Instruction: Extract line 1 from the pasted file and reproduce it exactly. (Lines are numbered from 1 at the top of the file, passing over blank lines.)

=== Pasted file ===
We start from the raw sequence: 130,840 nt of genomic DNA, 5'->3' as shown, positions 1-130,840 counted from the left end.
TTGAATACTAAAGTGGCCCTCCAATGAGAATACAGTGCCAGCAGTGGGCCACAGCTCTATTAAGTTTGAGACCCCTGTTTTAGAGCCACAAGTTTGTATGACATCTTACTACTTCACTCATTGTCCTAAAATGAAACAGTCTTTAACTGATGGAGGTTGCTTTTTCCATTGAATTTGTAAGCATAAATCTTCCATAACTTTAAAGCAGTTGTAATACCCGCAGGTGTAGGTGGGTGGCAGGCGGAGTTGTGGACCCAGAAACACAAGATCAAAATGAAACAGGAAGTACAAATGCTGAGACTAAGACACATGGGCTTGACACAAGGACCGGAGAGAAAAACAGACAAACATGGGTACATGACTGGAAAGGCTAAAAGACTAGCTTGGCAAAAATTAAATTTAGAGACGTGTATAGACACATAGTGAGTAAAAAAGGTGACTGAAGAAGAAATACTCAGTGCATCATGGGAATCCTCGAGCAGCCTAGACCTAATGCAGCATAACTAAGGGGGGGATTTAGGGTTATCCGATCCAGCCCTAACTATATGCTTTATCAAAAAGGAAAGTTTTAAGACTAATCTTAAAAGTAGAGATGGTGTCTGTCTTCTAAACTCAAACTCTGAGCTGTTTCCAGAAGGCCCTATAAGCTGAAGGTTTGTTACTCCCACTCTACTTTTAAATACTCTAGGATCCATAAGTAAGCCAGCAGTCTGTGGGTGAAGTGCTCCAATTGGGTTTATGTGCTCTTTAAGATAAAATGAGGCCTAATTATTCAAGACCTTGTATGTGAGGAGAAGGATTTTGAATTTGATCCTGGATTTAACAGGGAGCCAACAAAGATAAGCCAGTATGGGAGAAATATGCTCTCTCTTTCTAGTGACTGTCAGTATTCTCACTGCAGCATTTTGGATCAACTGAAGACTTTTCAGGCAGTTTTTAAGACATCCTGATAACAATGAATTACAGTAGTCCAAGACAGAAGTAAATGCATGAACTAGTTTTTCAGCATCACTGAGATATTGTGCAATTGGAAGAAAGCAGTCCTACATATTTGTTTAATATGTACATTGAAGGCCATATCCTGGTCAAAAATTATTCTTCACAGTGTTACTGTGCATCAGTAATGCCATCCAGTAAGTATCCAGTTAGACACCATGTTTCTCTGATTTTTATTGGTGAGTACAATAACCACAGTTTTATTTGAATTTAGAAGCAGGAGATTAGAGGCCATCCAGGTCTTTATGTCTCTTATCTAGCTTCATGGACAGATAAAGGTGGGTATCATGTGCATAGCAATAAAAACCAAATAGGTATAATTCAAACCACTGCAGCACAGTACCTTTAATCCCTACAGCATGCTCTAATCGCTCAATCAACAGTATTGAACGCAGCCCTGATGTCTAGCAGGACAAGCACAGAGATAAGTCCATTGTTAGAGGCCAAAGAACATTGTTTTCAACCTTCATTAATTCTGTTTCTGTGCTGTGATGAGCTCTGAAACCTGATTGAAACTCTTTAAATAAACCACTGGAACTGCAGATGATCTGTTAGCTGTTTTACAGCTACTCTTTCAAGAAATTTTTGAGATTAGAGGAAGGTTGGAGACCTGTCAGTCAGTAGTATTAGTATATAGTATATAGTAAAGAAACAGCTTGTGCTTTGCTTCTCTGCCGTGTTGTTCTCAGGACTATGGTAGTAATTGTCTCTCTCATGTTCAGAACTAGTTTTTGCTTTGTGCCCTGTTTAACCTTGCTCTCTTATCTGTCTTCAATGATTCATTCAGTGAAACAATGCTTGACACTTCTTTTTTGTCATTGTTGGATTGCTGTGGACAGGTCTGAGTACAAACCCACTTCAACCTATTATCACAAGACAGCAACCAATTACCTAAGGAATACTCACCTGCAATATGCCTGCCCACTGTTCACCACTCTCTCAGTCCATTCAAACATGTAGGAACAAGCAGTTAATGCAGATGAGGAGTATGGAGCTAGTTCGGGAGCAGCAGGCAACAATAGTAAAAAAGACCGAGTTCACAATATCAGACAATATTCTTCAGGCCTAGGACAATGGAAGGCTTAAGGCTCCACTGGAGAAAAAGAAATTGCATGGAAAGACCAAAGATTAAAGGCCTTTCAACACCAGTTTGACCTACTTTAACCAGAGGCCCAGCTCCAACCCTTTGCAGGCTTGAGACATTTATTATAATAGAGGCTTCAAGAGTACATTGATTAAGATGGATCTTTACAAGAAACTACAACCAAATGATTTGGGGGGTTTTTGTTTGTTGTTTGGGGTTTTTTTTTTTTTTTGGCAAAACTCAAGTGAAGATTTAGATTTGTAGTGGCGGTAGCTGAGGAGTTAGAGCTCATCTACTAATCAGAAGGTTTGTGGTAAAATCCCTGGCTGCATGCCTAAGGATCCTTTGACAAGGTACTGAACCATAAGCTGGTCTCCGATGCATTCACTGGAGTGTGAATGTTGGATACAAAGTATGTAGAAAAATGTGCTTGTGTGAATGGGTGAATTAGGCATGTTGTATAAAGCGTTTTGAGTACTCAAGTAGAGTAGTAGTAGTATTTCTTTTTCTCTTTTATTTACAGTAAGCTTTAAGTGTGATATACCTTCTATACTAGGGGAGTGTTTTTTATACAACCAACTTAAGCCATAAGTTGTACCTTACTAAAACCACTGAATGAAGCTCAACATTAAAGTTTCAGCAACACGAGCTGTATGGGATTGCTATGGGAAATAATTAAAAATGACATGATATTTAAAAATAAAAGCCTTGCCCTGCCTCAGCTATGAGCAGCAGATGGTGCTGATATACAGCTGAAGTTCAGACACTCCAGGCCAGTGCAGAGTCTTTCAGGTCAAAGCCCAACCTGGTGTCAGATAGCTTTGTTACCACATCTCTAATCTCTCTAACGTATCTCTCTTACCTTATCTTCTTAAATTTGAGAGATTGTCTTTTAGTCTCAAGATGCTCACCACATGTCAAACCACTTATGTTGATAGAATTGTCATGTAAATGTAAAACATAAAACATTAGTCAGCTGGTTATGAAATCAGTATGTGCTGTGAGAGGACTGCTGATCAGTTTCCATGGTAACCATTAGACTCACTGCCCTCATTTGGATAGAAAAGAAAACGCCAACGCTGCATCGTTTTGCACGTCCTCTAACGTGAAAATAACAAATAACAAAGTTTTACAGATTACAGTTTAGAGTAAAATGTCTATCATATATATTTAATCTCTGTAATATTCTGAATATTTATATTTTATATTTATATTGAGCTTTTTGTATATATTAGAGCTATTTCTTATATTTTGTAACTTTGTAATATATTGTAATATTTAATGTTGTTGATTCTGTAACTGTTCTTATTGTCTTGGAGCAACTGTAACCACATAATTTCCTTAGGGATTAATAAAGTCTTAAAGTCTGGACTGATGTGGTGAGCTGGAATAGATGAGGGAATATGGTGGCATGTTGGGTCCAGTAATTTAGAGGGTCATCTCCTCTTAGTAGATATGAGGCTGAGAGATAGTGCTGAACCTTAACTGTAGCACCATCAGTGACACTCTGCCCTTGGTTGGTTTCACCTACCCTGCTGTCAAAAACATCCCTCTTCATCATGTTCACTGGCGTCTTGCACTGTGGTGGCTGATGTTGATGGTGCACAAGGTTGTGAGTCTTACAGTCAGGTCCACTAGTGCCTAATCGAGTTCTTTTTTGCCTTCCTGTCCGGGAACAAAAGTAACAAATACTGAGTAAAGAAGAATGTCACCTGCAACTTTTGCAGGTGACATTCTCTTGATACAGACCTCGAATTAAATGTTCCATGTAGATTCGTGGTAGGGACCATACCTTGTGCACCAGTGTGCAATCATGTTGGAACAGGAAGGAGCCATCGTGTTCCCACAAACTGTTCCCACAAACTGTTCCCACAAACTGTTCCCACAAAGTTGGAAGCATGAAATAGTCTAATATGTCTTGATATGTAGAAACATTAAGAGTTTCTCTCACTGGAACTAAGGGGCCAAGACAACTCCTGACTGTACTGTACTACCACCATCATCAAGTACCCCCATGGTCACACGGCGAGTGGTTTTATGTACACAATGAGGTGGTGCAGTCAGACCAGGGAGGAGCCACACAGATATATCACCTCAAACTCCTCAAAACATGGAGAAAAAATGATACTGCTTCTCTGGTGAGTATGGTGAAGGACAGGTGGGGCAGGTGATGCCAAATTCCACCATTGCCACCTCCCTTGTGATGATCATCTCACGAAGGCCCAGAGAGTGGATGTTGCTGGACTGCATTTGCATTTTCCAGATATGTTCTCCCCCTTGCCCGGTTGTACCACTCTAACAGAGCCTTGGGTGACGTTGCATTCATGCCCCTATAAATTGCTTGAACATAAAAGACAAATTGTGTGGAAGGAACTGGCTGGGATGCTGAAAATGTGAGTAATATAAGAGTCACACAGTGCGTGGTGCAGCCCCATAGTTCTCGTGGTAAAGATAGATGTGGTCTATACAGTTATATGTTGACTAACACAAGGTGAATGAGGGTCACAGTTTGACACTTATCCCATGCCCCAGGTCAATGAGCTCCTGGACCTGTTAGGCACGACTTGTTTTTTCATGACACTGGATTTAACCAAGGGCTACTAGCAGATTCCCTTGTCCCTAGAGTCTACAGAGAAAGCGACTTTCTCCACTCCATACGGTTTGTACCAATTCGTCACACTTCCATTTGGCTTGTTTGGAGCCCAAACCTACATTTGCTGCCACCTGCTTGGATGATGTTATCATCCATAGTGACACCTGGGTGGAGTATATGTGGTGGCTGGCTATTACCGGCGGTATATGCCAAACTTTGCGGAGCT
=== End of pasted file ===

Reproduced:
We start from the raw sequence: 130,840 nt of genomic DNA, 5'->3' as shown, positions 1-130,840 counted from the left end.